Charlie Evans, CEO for FLW Outdoors, echoed Ricks’ comments and said opportunities that may arise in 2010 for anglers to compete on both tours could increase attention for fishing. Elite Series and FLW Tour schedules have only one overlapping event and while travel may be hectic to fish both circuits, it’s not impossible.
“Me personally, to call it a side is putting a different color on it,” Evans said. “I consider us colleagues and we obviously want to be top of the heap. But it’s not in anyone’s best interest to be battling or opposing. We need to be promoting the sport and anything that allows more opportunities we’re supportive of it. Anything that allows anglers to have more opportunities to fish, we’re in favor of that.”
The Elite Series wraps up the regular season this week at Oneida Lake in New York. Anglers not making the Top 12 “post-season” week in September will step up their plans for 2010. Several have been competing in FLW Series or Stren Series events, including Ish Monroe in California and Bobby Lane on the East Coast. Hackney and Iaconelli qualified for the Forrest Wood Cup via the lower-tier events last year.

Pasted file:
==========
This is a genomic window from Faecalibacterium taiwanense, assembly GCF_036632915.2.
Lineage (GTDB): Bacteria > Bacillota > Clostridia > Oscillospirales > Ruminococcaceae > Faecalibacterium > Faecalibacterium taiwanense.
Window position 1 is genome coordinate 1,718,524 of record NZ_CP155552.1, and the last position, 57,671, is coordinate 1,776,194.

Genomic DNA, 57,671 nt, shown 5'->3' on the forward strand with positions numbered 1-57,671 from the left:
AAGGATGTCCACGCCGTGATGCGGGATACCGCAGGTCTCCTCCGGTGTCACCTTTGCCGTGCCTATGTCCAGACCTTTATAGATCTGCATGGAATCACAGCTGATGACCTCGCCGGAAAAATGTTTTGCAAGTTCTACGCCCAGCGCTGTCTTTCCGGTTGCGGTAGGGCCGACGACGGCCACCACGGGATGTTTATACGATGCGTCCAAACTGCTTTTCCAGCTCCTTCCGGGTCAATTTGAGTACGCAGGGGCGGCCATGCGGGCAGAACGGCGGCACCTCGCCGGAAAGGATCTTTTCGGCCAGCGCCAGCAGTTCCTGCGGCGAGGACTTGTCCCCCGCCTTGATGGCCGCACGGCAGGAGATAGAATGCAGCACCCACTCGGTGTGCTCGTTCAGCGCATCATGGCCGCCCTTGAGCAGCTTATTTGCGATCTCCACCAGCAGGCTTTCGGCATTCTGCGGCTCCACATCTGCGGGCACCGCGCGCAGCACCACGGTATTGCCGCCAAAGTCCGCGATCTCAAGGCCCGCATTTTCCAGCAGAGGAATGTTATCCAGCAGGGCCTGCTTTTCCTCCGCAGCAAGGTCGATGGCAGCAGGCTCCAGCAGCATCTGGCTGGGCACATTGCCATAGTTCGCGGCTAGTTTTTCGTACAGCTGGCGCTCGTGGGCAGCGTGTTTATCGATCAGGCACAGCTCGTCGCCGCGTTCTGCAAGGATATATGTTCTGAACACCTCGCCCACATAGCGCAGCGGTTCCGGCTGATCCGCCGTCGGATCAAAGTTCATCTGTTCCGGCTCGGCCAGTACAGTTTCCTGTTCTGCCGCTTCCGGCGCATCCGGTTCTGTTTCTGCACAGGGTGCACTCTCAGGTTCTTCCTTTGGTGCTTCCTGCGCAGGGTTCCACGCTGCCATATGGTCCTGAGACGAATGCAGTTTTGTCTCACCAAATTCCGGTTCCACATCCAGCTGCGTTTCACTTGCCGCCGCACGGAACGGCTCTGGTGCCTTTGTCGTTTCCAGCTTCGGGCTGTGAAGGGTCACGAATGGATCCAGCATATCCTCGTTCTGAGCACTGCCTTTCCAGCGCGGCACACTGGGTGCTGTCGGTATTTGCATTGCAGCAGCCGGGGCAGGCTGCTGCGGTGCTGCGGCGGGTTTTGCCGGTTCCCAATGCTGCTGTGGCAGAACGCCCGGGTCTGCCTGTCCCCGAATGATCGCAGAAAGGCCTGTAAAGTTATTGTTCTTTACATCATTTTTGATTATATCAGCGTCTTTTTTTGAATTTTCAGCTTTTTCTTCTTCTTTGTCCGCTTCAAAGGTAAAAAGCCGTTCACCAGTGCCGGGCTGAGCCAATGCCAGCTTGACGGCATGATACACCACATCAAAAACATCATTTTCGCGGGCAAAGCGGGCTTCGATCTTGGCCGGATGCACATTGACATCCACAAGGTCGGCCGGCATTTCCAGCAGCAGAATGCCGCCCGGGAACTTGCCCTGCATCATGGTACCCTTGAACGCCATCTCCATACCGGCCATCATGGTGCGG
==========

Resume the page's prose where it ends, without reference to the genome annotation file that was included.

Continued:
Between attempting to secure sponsorships and financing for 2010, the anglers will have to map out travel logistics to see if fishing two or even three tours is feasible along with family time and sponsor duties.